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Ingeniería, investigación y tecnología

Print version ISSN 1405-7743

Ing. invest. y tecnol. vol.14 n.2 Ciudad de México Apr./Jun. 2013

 

Characterization Petrophysical of the Losero Formation in the Historical Architecture of the Guanajuato city, Mexico

 

Caracterización petrofísica de la Formación Losero en la arquitectura histórica de la ciudad de Guanajuato, México

 

Puy-Alquiza María Jesús*, Miranda-Avilés Raúl**, Salazar-Hernández Carmen***, Vega-González Marina**** y Cervantes-Jauregui Jorge Armando*****

 

* Departamento de Minas, Metalurgia y Geología, Universidad de Guanajuato, México. E-mail: yosune@ugto.mx

** Departamento de Minas, Metalurgia y Geología, Universidad de Guanajuato, México. E-mail: rmiranda@ugto.mx

*** Unidad Interdisciplinaria de Ingenierías Campus Guanajuato, Instituto Politécnico Nacional (IPN). E-mail: msalazarh@ipn.mx.com

**** Universidad Nacional Autónoma de México (UNAM), Campus Juriquilla Querétaro, México. E-mail: mvega@geociencias.unam.mx

***** Departamento de Química, Universidad de Guanajuato, México. E-mail: jauregi@quijote.ugto.mx.com

 

Information on the article: received: October 2011,
Accepted: August 2012

 

Abstract

The Losero Formation has made an important contribution to the cultural and architectural heritage of Guanajuato city. The green color attractive appearance of this stone and its ease to be worked adds a number of significant landmarks of Guanajuato city. It was the most important natural building stone in the Guanajuato in the XVIII and XIX centuries. The Losero Formation is generally used as load-bearing material and, due to its lower porosity, as basal facings of the examined buildings. It also represents the main architectural elements in Guanajuato city, which is considered a world heritage site. After almost a century of exposure, the Losero Formation presents a progressive decay in many buildings (corrosion, scaling, spalling lichens, and crack formation). In some cases partial and total replacements have been successful in the restoration work, a proper understanding of the cause of decay is necessary for conservation purposes and restoration methodologies. This paper reports the findings of a petrophysical study of the eight lithofacies most used of the Losero Formation in the restoration and construction of monuments in the city of Guanajuato (Los Morados, La Veta, Coleto, El Blanquito, El Moyejon, El Verde, La Perla, and La Cema), the names assigned to the lithofacies are informal and were called so by local stonemasons. This lithofacies were investigated by the techniques of optical microscopy; X-ray diffraction and Scanning Electron Microscopy (SEM) and physical properties (uniaxial compressive strength, capillarity water absorption, apparent and real density, total porosity) and durability using the salt crystallization test. The analytical results support that La Veta is the best lithofacie of Losero Formation which made it an ideal material for columns, pedestals, staircases, flooring, while that of La Cema cannot be used as pillars, balconies, and floors. The presence of calcite and kaolinite in La Veta and La Cema was not favorable for outdoor use. La Perla, El Moyejon and Coleto, were found to be an ideal material for columns, pedestals, staircases, flooring. Los Morados, El Blan-quito, and El Verde exhibited low strength and durability values so cannot be used as pillars, balconies, and floors. These materials, notwithstanding their different behavior towards decay agents, are all affected by similar weathering typologies that, in order of importance and extension are: back weathering, break out, discoloration, soiling, lichen and fissures. The rate of decay depends on the textural fabric properties of the lithofacies, on the pollution fluxes and on the environmental setting (air pollution, meteorological and micro-climatic conditions). The results obtained make it possible to choose suitable lithofacies for the replacement and substitution in the restoration processes in monument of the Guanajuato city.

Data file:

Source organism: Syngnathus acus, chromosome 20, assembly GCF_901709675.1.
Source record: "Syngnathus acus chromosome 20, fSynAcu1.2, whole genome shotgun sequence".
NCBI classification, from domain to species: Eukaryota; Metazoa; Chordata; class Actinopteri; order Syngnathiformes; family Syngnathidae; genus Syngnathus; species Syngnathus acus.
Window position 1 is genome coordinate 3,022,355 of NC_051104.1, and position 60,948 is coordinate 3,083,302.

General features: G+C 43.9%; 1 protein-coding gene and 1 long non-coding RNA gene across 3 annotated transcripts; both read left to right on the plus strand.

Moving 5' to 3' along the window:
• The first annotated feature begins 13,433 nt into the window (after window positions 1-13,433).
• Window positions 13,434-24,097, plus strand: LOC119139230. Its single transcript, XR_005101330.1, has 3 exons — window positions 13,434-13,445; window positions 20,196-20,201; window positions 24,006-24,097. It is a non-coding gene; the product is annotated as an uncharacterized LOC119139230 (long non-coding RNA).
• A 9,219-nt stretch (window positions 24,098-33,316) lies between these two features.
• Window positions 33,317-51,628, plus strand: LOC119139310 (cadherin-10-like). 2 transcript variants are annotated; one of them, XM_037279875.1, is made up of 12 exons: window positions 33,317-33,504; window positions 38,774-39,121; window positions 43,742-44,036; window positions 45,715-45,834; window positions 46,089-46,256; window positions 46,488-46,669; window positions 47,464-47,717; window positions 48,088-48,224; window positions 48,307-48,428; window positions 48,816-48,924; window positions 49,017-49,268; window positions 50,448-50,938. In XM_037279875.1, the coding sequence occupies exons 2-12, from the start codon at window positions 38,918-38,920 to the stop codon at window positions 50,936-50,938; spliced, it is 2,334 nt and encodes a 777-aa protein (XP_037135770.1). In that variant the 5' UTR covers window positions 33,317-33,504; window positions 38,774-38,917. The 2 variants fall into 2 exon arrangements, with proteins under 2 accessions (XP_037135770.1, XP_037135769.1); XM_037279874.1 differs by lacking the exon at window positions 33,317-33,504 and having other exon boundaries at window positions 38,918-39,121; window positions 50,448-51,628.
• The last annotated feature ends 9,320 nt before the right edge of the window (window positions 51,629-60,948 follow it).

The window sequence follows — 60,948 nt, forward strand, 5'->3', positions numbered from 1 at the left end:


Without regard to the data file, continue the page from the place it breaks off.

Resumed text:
Keywords: Losero Formation, Guanajuato city, petrography, petrophysic, construction and restoration.

 

Resumen

La Formación Losero juega un papel muy importante en la contribución al patrimonio cultural y arquitectónico de la ciudad de Guanajuato debido a su atractivo color verde y su facilidad para ser trabajada. La Formación Losero fue la piedra natural de construcción más importante durante los siglos XVII y XIX en la ciudad de Guanajuato, representa el principal elemento arquitectónico de la ciudad, la cual se considera Patrimonio de la Humanidad. Después de casi un siglo de exposición, la Formación Losero presenta un deterioro progresivo en muchos edificios de la ciudad (corrosión, descamación, exfoliación, líquenes y formación de grietas). En la mayoría de los casos, el reemplazo total o parcial de estas rocas en los trabajos de restauración no ha tenido éxito, por lo que es necesario tener una comprensión adecuada de las causas que provocan el deterioro de dichas rocas para posteriormente proponer metodologías para su conservación y restauración. En este trabajo se presentan los resultados de un estudio petrofísico de las ocho litofacies más usadas de la Formación Losero en la restauración y construcción de monumentos en la ciudad de Guanajuato (Los Morados, La Veta, Coleto, El Blanquito, El Moyejón, El Verde, La Perla y La Cema), los nombres de las litofacies son informales y fueron denominados así por los canteros locales. Estas litofacies fueron investigadas por las técnicas de microscopía óptica, difracción de rayos X, microscopía electrónica de barrido (SEM) y propiedades físicas (resistencia a la compresión uniaxial, absorción de agua por capilaridad, densidad aparente y real, porosidad total y durabilidad usando la prueba de cristalización de sales), con la finalidad de conocer y comprender las causas que provocan el deterioro de dicho material y proponer un mejor uso de éstas. Los resultados obtenidos demuestran que de las ocho litofacies estudiadas, La veta es la mejor litofacie de la Formación Losero, para utilizarse en columnas, pedestales, escaleras, pisos y zócalos, mientras que La Cema no es recomendable en pilares, balcones y pisos. La presencia de calcita y caolinita en La Veta y La Cema no la hacen favorable para usarla en exteriores. La Perla, El Moyejón y Coleto, constituyen un material ideal para columnas, pedestales, escaleras y pisos. Los Morados, El Blanquito y El Verde no son recomendables para uso en pilares, balcones y pisos debido a su baja resistencia y dureza. Estos materiales, a pesar de su diferente comportamiento, se ven afectados por factores similares de desgaste que, en orden de importancia y extensión son: intemperismo, ruptura, decoloración, suciedad, líquenes y fisuras. La tasa de deterioro depende de las propiedades de las litofacies, de la contaminación y de la configuración del medio ambiente (contaminación del aire, las condiciones meteorológicas y micro-climáticas). Los resultados obtenidos permiten seleccionar la litofacie adecuada para el reemplazo y sustitución en los procesos de restauración de edificios y monumentos en la ciudad de Guanajuato.